It’s the day that Ofcom announce their options for public service broadcasting and the eve of the Oxford Media Convention when the media people will get together to talk about it. But what about the actual content?
Polis has a new report out on international coverage in public service broadcasting and I will be talking about it in Oxford tomorrow. Here’s a piece from today’s Independent where I set out the core argument:
“In the next four years the future of journalism will be decided in this country. With new technology we have a fantastic opportunity to create a richer, more useful and open news media that brings the world to the people of Britain. The danger is that commercial collapse combined with policy complacency could rob us of that exciting prospect.
As a journalist I accept that my trade must be transformed. That goes for public service broadcasting as well as newspapers and Online. But this is a much more important debate than simply structures and funding. TV is the dominant way for the public to find out about the world and yet no-one seems very bothered about what it will show.
Media people, policy makers and citizens must choose the kind of content that post-analogue broadcasting will provide. Those of us who care about the international dimension of TV have to make the case anew for global coverage of the modern world.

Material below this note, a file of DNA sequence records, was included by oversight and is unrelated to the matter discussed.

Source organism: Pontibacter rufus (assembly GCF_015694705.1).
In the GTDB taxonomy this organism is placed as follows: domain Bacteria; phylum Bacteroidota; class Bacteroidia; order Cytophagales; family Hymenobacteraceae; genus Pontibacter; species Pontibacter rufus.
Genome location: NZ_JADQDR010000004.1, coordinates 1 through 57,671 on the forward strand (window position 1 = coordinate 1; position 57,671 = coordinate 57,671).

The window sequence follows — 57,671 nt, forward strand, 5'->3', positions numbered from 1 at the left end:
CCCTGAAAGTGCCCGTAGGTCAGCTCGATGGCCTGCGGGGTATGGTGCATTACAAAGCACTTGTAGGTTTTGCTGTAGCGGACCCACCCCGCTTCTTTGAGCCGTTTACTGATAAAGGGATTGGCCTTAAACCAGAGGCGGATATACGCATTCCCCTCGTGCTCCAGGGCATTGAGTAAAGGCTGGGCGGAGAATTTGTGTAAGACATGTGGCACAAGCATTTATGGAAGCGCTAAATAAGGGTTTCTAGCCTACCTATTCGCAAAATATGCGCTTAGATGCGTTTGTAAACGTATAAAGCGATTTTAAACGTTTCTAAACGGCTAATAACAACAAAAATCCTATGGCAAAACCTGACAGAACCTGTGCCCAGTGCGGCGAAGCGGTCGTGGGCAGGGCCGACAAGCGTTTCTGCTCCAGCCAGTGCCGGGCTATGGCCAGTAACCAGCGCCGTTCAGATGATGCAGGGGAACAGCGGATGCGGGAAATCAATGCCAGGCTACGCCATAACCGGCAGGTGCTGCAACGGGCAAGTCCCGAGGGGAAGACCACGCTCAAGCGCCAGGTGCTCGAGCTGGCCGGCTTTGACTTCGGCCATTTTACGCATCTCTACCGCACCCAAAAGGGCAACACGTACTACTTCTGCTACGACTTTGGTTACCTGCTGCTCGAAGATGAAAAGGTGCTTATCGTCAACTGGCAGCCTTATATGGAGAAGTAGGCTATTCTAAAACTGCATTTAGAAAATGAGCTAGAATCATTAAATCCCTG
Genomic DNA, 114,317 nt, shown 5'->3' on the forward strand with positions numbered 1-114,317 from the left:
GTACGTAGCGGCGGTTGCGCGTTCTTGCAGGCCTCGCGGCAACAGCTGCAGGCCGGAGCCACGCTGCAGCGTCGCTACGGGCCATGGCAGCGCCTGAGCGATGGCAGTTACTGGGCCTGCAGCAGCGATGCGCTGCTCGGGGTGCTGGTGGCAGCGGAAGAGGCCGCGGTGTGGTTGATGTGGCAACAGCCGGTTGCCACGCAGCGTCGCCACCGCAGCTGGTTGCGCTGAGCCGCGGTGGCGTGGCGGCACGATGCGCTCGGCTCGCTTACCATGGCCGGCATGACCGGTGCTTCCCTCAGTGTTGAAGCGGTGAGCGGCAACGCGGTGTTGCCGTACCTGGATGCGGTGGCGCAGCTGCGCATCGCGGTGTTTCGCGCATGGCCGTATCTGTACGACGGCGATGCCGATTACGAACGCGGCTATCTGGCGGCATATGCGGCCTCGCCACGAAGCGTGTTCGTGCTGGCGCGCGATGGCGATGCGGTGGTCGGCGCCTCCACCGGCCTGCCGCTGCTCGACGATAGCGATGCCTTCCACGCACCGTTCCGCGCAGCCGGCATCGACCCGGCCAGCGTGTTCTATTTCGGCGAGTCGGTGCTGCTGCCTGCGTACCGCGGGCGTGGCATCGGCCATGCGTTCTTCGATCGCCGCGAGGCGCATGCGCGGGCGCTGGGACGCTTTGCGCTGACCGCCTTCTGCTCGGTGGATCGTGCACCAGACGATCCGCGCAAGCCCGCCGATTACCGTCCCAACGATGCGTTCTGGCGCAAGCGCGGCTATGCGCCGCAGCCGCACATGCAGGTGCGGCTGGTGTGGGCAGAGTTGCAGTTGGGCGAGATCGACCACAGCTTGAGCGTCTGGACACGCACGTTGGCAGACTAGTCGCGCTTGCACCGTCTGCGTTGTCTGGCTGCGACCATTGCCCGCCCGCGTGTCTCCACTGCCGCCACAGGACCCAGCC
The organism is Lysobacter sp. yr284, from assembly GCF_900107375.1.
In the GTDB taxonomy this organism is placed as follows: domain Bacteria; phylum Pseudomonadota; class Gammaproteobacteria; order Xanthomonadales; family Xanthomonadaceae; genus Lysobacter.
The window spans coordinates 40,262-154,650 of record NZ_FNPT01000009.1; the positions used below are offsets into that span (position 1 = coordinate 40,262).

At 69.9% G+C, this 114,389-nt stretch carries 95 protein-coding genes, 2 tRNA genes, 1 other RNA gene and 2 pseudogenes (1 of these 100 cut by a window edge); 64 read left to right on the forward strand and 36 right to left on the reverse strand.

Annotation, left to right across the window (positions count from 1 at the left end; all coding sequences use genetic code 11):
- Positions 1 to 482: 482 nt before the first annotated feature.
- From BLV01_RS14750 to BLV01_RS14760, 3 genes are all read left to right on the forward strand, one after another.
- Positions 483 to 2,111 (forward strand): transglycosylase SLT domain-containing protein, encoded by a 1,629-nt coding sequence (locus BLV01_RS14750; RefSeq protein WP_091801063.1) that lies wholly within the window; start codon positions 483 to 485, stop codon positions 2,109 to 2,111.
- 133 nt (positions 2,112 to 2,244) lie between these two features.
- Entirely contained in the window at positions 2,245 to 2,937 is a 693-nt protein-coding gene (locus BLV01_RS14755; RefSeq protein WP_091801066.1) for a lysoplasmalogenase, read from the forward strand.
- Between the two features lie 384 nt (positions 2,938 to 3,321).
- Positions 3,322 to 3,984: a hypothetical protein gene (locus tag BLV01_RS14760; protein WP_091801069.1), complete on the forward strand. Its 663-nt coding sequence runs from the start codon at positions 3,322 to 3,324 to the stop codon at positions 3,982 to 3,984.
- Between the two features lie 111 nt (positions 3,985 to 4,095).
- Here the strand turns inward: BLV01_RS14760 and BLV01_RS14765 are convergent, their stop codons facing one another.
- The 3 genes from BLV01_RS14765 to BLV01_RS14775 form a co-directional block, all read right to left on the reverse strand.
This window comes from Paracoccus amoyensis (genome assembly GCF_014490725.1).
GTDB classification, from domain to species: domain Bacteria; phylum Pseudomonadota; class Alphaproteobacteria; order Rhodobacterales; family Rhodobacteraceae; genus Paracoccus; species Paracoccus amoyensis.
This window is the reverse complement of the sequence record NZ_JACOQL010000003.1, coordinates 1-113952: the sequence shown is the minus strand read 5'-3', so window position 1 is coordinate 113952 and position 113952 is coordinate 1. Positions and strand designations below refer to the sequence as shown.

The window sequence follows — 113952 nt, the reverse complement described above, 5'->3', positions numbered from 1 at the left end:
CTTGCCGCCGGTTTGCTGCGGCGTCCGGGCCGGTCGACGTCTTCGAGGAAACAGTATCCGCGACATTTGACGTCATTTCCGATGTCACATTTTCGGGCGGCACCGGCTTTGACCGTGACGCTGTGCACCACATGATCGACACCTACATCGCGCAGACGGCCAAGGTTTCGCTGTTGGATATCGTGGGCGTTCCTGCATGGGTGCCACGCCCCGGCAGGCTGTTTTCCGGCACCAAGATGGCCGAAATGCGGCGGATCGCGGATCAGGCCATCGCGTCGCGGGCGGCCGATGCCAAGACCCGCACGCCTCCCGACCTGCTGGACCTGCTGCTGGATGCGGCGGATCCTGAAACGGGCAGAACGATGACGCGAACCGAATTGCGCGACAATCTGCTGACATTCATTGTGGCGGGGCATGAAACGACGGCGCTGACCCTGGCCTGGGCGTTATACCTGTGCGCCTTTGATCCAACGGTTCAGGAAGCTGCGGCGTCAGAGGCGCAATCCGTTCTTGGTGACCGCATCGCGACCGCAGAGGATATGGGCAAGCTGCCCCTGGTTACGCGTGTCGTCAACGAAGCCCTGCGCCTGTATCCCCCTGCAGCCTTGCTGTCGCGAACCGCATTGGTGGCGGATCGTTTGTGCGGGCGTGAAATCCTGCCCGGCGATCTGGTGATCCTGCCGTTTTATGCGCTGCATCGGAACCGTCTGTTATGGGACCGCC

New technology means it is easier than ever to see and hear what is happening anywhere on our planet at any time as it happens. The increasingly interconnected nature of our lives means that British citizens are more interested in the rest of the world than ever before. Migration, climate change, credit crunches, tourism, terrorism, sport and culture have all gone global.
We have all taken it for granted in the past that telling British people about the world is a Good Thing. But we never bothered to tell them why, or to work out strategies that would make sure we delivered compelling and comprehensive information and insight into the rest of our world. Now we are drifting towards a new public service broadcasting settlement in the digital age that does not ensure that there is enough international coverage.
Our new report on the subject reveals a lack of imagination and rigour on the part of media and policy- makers in meeting this need in the future. It also offers some concrete ways we can make it happen.
As a journalist I am hugely hopeful that new media forms of journalism can deliver a better broadcast future. But in the face of economic crisis and policy drift, the danger is that we will let this opportunity slide. “